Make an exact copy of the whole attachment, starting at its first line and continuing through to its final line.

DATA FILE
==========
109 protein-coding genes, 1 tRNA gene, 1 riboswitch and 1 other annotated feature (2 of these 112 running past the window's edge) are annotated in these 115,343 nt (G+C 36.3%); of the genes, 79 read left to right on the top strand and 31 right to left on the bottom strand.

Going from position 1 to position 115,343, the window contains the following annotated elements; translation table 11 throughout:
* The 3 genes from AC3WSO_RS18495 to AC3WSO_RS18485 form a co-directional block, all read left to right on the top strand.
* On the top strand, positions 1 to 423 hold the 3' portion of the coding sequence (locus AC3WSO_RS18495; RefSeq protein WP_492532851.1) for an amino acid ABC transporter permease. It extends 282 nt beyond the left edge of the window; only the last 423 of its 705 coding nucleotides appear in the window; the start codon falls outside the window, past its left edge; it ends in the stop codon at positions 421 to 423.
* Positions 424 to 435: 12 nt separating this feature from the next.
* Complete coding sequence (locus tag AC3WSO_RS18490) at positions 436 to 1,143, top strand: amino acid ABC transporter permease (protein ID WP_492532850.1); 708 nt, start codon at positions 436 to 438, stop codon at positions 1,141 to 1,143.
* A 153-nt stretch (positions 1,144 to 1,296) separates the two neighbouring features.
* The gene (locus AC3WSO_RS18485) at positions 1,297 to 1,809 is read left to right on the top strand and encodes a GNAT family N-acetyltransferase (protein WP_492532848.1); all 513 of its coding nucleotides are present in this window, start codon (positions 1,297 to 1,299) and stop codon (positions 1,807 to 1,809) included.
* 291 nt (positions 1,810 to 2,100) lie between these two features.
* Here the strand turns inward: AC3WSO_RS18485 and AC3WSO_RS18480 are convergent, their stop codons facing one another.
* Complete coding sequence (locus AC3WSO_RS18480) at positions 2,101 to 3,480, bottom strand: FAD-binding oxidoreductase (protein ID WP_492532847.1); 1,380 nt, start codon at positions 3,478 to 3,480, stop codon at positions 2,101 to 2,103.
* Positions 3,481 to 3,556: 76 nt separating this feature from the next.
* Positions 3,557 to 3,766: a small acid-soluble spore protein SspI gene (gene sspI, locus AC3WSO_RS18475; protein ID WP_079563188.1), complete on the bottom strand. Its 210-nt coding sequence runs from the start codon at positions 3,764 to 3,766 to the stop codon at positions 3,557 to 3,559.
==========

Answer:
109 protein-coding genes, 1 tRNA gene, 1 riboswitch and 1 other annotated feature (2 of these 112 running past the window's edge) are annotated in these 115,343 nt (G+C 36.3%); of the genes, 79 read left to right on the top strand and 31 right to left on the bottom strand.

Going from position 1 to position 115,343, the window contains the following annotated elements; translation table 11 throughout:
* The 3 genes from AC3WSO_RS18495 to AC3WSO_RS18485 form a co-directional block, all read left to right on the top strand.
* On the top strand, positions 1 to 423 hold the 3' portion of the coding sequence (locus AC3WSO_RS18495; RefSeq protein WP_492532851.1) for an amino acid ABC transporter permease. It extends 282 nt beyond the left edge of the window; only the last 423 of its 705 coding nucleotides appear in the window; the start codon falls outside the window, past its left edge; it ends in the stop codon at positions 421 to 423.
* Positions 424 to 435: 12 nt separating this feature from the next.
* Complete coding sequence (locus tag AC3WSO_RS18490) at positions 436 to 1,143, top strand: amino acid ABC transporter permease (protein ID WP_492532850.1); 708 nt, start codon at positions 436 to 438, stop codon at positions 1,141 to 1,143.
* A 153-nt stretch (positions 1,144 to 1,296) separates the two neighbouring features.
* The gene (locus AC3WSO_RS18485) at positions 1,297 to 1,809 is read left to right on the top strand and encodes a GNAT family N-acetyltransferase (protein WP_492532848.1); all 513 of its coding nucleotides are present in this window, start codon (positions 1,297 to 1,299) and stop codon (positions 1,807 to 1,809) included.
* 291 nt (positions 1,810 to 2,100) lie between these two features.
* Here the strand turns inward: AC3WSO_RS18485 and AC3WSO_RS18480 are convergent, their stop codons facing one another.
* Complete coding sequence (locus AC3WSO_RS18480) at positions 2,101 to 3,480, bottom strand: FAD-binding oxidoreductase (protein ID WP_492532847.1); 1,380 nt, start codon at positions 3,478 to 3,480, stop codon at positions 2,101 to 2,103.
* Positions 3,481 to 3,556: 76 nt separating this feature from the next.
* Positions 3,557 to 3,766: a small acid-soluble spore protein SspI gene (gene sspI, locus AC3WSO_RS18475; protein ID WP_079563188.1), complete on the bottom strand. Its 210-nt coding sequence runs from the start codon at positions 3,764 to 3,766 to the stop codon at positions 3,557 to 3,559.